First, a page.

By the time August arrives, there are not so many shrubs in flower as earlier in the season. Long gone are the heady days of spring with magnolias, berberis and weigelas, the shrub roses have finished their luscious display, and the hydrangeas are beginning to look a little weary. So anything light and airy and […]Read more "Himalayan indigo"
Visiting other gardens is a good way to get ideas, see plants used together in new ways, or even discover plants you haven’t seen before. Clematis x aromatica falls into the last of these categories Flowering from June to September, this is a plant that earns its place, not for the size of its flowers, […]Read more "Clematis x aromatica"
If I asked you what Franz Schubert is most remembered for, you would probably say his Leider (songs) or his Unfinished Symphony. Certainly his ninth symphony is my all time favourite classical piece of music. But in the garden, he has also given his name to a border phlox, and it’s a real cracker Phlox […]Read more "Music to my eyes"
One slight disadvantage of growing unusual plants can be the lack of information on them. Even with access to the internet, a search for something choice and obscure may only turn up a photograph taken by someone on a botanising holiday, with no cultural information. Only a closer look at the growing environment, and research […]Read more "Sun in the garden"
While there are half a dozen plants named after my home town in Devon, only one appears in the RHS Plant Finder bearing the name of the place I moved to in 1974 – iris sibirica ‘Bracknell’. It was for sale in the UK last year, but not in 2019. Fortunately, a fellow gardener had it […]Read more "What’s in a name?"
According to Wikipedia, styrax is a genus of about 130 species of large shrubs or small trees. The common name of snowbell gives an indication of the flowers which, as you probably guessed, are bell-shaped, pure white, and hang on long stalks along the branches. Styrax japonicus, growing thirty feet tall and nearly as wide, is the […]Read more "Stunning styrax"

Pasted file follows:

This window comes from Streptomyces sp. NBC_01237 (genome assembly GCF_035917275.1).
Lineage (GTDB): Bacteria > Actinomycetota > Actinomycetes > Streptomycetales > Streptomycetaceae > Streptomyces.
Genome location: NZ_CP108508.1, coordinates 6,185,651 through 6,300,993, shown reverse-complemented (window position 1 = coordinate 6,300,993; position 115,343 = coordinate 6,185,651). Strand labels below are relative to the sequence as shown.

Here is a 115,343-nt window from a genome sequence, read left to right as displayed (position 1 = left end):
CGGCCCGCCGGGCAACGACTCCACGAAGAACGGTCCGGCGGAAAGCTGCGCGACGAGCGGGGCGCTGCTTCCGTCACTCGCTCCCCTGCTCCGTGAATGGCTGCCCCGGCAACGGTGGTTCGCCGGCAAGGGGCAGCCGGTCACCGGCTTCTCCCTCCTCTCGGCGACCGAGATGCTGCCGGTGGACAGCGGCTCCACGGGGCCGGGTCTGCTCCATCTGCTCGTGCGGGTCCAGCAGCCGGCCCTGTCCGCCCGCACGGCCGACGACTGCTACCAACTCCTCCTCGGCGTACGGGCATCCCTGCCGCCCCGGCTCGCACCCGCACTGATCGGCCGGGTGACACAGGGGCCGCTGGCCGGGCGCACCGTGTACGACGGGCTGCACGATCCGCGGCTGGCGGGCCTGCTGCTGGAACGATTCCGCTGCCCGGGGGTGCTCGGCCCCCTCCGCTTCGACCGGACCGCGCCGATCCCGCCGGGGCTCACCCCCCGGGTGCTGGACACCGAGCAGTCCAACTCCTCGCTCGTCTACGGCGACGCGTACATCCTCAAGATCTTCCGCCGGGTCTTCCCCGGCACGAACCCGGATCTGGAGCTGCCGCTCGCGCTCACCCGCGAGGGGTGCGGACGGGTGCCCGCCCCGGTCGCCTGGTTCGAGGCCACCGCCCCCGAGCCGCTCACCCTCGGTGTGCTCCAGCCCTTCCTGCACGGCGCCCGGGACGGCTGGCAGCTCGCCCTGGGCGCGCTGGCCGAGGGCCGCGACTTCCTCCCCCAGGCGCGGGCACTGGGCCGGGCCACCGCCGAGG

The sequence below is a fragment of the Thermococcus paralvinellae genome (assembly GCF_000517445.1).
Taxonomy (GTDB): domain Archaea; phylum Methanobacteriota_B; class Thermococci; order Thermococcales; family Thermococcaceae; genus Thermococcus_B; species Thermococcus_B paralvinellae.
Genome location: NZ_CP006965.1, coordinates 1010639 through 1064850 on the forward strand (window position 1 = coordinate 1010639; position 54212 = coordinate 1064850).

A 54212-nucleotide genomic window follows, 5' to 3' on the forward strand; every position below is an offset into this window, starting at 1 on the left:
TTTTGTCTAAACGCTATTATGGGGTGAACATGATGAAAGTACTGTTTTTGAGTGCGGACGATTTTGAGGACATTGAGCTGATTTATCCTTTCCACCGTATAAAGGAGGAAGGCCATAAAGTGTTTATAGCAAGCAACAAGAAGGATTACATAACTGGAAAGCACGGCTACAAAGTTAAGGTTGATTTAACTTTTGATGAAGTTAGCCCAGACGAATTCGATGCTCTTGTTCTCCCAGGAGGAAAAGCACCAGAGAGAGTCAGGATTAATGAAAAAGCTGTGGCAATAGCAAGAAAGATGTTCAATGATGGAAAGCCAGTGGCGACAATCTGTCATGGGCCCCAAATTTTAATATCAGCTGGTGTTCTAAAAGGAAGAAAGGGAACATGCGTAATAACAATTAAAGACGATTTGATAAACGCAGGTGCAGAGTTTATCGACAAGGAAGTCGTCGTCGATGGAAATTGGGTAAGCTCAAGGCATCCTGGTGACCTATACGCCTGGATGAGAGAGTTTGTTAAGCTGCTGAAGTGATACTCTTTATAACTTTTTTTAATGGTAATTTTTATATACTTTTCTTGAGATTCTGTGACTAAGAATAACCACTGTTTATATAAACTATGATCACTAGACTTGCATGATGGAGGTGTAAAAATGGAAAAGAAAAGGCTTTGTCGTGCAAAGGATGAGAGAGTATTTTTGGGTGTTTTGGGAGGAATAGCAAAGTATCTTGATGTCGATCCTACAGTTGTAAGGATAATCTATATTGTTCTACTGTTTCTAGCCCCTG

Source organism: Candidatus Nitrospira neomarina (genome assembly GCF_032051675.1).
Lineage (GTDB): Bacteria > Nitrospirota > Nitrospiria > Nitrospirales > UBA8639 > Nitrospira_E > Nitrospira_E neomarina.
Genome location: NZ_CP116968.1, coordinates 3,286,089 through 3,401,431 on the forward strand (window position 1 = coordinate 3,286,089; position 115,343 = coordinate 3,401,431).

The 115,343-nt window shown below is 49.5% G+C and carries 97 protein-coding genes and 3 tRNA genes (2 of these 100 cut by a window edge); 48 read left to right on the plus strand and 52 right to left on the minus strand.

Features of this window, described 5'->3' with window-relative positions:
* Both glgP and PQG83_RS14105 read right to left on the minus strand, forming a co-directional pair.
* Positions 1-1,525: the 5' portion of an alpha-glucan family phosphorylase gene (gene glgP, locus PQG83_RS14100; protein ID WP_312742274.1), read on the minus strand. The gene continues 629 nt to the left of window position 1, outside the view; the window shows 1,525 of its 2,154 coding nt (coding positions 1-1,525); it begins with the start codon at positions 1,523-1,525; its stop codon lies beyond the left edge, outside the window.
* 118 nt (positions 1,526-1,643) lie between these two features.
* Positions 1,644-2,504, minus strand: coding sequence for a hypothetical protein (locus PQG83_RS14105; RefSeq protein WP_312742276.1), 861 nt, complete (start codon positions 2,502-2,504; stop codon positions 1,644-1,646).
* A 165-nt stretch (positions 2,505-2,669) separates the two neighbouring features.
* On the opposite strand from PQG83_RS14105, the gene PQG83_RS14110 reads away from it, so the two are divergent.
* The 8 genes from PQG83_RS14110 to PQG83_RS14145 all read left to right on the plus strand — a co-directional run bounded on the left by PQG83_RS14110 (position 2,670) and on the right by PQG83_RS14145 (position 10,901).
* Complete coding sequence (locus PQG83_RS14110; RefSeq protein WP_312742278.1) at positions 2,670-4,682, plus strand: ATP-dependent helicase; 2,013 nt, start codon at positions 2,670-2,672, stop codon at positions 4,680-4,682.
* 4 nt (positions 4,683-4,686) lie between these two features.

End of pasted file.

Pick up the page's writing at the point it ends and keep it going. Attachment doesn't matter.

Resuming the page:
There is a time in May when the tulips have finished and the early summer flowers have yet to start, the ‘May gap’. For a moist soil, I have found that geums are good for bridging this period. Geum ‘Totally Tangerine’ was introduced in 2010, a result of breeding work conducted by a nurseryman in […]Read more "Totally Geum"
Outside the front boundary of my garden was a strip of grass. By a quirk of history, part of it belongs to me and part to the local council. Being a plantaholic, my part is no longer grass but now contains plants that revel in the well-drained soil and full sun it offers. Of these, […]Read more "The thin-leaved peony"
According to Wikipedia, “Trillium is a genus of perennial flowering plants native to temperate regions of North America and Asia.” They are distinctive plants as everything comes in threes – three leaves, thee calyces, and three petals. Flowers come in a variety of colours – red, purple, pink, white, yellow, or green. Being woodlanders, they enjoy […]Read more "Some like it pink"
Plants need to get their flowers pollinated to reproduce. Some do it with bright displays while others use scent to attract pollinators. To our noses, there are good scents and bad scents, but to a flower, it’s the right scent to attact the right insect to add reproduction. Many of the aroids need flies and […]Read more "The sweet smell of success"